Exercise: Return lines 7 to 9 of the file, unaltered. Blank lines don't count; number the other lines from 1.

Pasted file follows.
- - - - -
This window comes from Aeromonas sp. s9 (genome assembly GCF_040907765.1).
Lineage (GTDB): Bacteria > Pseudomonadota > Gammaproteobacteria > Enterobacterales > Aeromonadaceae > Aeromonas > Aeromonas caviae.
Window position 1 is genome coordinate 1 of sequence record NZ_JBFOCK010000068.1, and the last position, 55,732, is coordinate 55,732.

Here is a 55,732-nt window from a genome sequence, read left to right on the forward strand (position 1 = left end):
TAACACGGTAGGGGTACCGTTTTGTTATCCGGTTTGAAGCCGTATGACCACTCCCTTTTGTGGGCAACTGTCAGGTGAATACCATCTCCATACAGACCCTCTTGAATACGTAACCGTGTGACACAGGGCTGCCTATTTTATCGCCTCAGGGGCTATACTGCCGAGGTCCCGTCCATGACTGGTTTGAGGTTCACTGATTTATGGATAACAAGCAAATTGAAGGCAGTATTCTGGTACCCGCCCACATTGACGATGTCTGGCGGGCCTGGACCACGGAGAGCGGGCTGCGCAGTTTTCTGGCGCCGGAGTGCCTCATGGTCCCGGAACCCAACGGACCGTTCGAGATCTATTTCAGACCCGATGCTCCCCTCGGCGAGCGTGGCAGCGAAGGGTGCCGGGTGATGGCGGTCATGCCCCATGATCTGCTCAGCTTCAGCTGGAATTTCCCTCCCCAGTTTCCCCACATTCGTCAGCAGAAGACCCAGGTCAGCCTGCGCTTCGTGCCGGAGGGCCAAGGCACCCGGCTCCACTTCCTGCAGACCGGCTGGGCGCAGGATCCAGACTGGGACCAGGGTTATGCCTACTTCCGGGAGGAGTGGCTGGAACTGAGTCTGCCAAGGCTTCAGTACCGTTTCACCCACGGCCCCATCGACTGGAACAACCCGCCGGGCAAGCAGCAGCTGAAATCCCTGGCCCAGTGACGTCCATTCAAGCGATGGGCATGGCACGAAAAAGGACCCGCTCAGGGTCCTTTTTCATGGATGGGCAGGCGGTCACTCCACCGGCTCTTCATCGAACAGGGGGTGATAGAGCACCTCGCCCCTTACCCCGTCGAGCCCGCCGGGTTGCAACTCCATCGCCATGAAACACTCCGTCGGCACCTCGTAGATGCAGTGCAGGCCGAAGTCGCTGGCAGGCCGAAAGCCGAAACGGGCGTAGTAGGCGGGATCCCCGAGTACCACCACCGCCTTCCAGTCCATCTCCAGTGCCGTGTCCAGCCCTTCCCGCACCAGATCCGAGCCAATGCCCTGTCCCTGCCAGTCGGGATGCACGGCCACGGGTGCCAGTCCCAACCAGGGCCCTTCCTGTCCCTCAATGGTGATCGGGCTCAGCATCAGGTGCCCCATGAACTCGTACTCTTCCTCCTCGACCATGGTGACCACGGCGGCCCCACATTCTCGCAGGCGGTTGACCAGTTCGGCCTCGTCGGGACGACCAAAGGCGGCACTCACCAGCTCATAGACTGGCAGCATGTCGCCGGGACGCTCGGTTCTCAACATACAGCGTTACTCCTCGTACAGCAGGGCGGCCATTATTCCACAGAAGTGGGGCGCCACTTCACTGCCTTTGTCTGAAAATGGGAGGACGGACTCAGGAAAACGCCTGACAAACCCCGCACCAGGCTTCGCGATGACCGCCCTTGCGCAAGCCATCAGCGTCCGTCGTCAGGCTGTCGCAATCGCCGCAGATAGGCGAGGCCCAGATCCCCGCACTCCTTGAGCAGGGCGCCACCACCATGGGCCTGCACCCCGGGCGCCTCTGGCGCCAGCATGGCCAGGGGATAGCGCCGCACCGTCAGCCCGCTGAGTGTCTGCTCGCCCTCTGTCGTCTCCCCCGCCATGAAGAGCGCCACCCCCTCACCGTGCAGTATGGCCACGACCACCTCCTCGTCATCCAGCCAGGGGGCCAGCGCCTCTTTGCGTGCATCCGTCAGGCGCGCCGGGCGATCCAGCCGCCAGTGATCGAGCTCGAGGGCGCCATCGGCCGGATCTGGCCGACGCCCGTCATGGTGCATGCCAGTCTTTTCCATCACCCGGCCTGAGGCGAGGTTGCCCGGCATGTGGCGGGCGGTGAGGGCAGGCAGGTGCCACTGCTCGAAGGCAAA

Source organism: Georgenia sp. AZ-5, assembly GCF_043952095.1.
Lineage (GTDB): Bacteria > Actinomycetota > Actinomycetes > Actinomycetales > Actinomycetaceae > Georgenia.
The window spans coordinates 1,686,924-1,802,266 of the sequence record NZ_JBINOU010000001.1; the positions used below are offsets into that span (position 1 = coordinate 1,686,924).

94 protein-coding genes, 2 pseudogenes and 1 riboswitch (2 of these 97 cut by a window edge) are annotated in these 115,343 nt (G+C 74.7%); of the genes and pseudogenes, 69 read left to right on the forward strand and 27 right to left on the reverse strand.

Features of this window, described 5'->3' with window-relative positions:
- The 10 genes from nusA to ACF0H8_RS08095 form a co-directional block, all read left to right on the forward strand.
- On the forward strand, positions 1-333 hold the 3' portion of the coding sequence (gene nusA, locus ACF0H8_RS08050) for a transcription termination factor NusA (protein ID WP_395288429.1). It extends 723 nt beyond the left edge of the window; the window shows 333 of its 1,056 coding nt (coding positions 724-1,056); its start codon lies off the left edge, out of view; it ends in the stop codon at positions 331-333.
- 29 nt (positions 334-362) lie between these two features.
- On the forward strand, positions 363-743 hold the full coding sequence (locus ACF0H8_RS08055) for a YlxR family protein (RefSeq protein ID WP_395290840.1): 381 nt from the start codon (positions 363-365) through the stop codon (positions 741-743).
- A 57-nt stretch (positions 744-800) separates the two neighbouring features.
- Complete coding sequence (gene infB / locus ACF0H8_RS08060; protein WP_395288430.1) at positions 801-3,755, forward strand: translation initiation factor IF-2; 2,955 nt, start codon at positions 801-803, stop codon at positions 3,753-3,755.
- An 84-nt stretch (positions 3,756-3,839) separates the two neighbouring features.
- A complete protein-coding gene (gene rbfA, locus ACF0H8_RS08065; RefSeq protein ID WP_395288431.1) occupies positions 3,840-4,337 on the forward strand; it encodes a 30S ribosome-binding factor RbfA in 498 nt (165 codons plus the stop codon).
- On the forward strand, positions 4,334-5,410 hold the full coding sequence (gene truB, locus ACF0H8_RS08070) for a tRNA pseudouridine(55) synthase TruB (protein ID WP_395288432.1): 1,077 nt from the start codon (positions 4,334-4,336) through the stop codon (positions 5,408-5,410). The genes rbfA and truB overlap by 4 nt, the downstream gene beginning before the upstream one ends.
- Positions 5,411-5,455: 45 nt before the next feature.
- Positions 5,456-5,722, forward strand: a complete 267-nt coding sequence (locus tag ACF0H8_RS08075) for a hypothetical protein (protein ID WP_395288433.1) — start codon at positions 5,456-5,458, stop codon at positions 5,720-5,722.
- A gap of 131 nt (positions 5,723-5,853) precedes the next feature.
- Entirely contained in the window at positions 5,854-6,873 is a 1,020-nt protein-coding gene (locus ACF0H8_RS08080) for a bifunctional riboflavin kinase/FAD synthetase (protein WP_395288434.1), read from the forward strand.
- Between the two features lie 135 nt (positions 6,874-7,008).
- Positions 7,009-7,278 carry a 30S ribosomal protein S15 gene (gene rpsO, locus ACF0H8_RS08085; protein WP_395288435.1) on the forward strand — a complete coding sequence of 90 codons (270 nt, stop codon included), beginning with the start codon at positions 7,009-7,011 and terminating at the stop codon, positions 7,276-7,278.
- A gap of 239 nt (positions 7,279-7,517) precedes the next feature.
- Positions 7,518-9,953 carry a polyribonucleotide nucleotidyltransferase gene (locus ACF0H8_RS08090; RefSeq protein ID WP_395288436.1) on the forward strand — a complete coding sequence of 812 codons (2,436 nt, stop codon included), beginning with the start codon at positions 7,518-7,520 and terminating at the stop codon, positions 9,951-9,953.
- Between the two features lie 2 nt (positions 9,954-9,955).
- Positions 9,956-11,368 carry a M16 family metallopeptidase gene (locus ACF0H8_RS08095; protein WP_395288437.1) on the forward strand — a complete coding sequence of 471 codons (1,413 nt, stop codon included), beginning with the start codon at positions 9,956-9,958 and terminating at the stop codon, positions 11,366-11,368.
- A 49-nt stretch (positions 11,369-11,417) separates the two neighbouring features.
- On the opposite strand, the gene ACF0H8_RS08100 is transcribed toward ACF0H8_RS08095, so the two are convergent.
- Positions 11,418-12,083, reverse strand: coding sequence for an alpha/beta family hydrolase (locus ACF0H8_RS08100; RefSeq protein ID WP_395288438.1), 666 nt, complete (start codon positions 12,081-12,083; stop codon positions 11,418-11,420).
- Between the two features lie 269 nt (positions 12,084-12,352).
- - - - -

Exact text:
Lineage (GTDB): Bacteria > Actinomycetota > Actinomycetes > Actinomycetales > Actinomycetaceae > Georgenia.
The window spans coordinates 1,686,924-1,802,266 of the sequence record NZ_JBINOU010000001.1; the positions used below are offsets into that span (position 1 = coordinate 1,686,924).

94 protein-coding genes, 2 pseudogenes and 1 riboswitch (2 of these 97 cut by a window edge) are annotated in these 115,343 nt (G+C 74.7%); of the genes and pseudogenes, 69 read left to right on the forward strand and 27 right to left on the reverse strand.